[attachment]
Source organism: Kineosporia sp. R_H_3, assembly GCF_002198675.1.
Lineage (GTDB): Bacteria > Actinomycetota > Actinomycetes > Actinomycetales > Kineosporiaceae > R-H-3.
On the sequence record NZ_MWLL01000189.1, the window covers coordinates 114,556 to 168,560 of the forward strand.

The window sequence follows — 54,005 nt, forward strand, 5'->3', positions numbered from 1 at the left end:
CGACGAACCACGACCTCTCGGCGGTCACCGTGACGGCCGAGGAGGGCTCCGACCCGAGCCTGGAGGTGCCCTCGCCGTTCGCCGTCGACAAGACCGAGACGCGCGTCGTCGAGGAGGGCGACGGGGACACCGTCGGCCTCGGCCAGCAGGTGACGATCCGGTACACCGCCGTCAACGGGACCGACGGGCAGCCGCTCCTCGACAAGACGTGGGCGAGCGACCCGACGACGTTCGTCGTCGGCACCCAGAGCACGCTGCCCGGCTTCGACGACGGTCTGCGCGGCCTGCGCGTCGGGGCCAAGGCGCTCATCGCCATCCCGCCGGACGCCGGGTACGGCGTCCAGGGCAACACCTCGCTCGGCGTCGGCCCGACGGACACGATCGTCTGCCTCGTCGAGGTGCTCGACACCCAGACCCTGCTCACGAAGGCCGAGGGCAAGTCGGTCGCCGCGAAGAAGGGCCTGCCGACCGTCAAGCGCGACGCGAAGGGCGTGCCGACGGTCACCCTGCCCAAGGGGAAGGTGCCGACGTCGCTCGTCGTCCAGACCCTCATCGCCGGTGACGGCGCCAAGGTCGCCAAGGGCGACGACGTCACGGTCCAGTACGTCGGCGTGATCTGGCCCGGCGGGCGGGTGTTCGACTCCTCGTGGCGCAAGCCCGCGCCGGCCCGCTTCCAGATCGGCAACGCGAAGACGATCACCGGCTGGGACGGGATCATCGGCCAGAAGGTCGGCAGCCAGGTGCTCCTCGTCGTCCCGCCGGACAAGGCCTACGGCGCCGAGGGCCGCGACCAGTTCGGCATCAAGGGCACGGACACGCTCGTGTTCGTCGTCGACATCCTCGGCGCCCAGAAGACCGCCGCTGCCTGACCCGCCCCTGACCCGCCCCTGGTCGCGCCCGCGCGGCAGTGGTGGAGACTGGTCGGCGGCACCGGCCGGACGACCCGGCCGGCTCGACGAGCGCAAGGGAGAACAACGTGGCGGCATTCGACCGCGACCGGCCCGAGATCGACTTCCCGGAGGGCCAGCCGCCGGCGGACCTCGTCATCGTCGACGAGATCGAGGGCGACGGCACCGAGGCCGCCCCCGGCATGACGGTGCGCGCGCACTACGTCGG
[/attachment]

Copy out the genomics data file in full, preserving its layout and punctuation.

Source organism: Kineosporia sp. R_H_3, assembly GCF_002198675.1.
Lineage (GTDB): Bacteria > Actinomycetota > Actinomycetes > Actinomycetales > Kineosporiaceae > R-H-3.
On the sequence record NZ_MWLL01000189.1, the window covers coordinates 114,556 to 168,560 of the forward strand.

The window sequence follows — 54,005 nt, forward strand, 5'->3', positions numbered from 1 at the left end:
CGACGAACCACGACCTCTCGGCGGTCACCGTGACGGCCGAGGAGGGCTCCGACCCGAGCCTGGAGGTGCCCTCGCCGTTCGCCGTCGACAAGACCGAGACGCGCGTCGTCGAGGAGGGCGACGGGGACACCGTCGGCCTCGGCCAGCAGGTGACGATCCGGTACACCGCCGTCAACGGGACCGACGGGCAGCCGCTCCTCGACAAGACGTGGGCGAGCGACCCGACGACGTTCGTCGTCGGCACCCAGAGCACGCTGCCCGGCTTCGACGACGGTCTGCGCGGCCTGCGCGTCGGGGCCAAGGCGCTCATCGCCATCCCGCCGGACGCCGGGTACGGCGTCCAGGGCAACACCTCGCTCGGCGTCGGCCCGACGGACACGATCGTCTGCCTCGTCGAGGTGCTCGACACCCAGACCCTGCTCACGAAGGCCGAGGGCAAGTCGGTCGCCGCGAAGAAGGGCCTGCCGACCGTCAAGCGCGACGCGAAGGGCGTGCCGACGGTCACCCTGCCCAAGGGGAAGGTGCCGACGTCGCTCGTCGTCCAGACCCTCATCGCCGGTGACGGCGCCAAGGTCGCCAAGGGCGACGACGTCACGGTCCAGTACGTCGGCGTGATCTGGCCCGGCGGGCGGGTGTTCGACTCCTCGTGGCGCAAGCCCGCGCCGGCCCGCTTCCAGATCGGCAACGCGAAGACGATCACCGGCTGGGACGGGATCATCGGCCAGAAGGTCGGCAGCCAGGTGCTCCTCGTCGTCCCGCCGGACAAGGCCTACGGCGCCGAGGGCCGCGACCAGTTCGGCATCAAGGGCACGGACACGCTCGTGTTCGTCGTCGACATCCTCGGCGCCCAGAAGACCGCCGCTGCCTGACCCGCCCCTGACCCGCCCCTGGTCGCGCCCGCGCGGCAGTGGTGGAGACTGGTCGGCGGCACCGGCCGGACGACCCGGCCGGCTCGACGAGCGCAAGGGAGAACAACGTGGCGGCATTCGACCGCGACCGGCCCGAGATCGACTTCCCGGAGGGCCAGCCGCCGGCGGACCTCGTCATCGTCGACGAGATCGAGGGCGACGGCACCGAGGCCGCCCCCGGCATGACGGTGCGCGCGCACTACGTCGG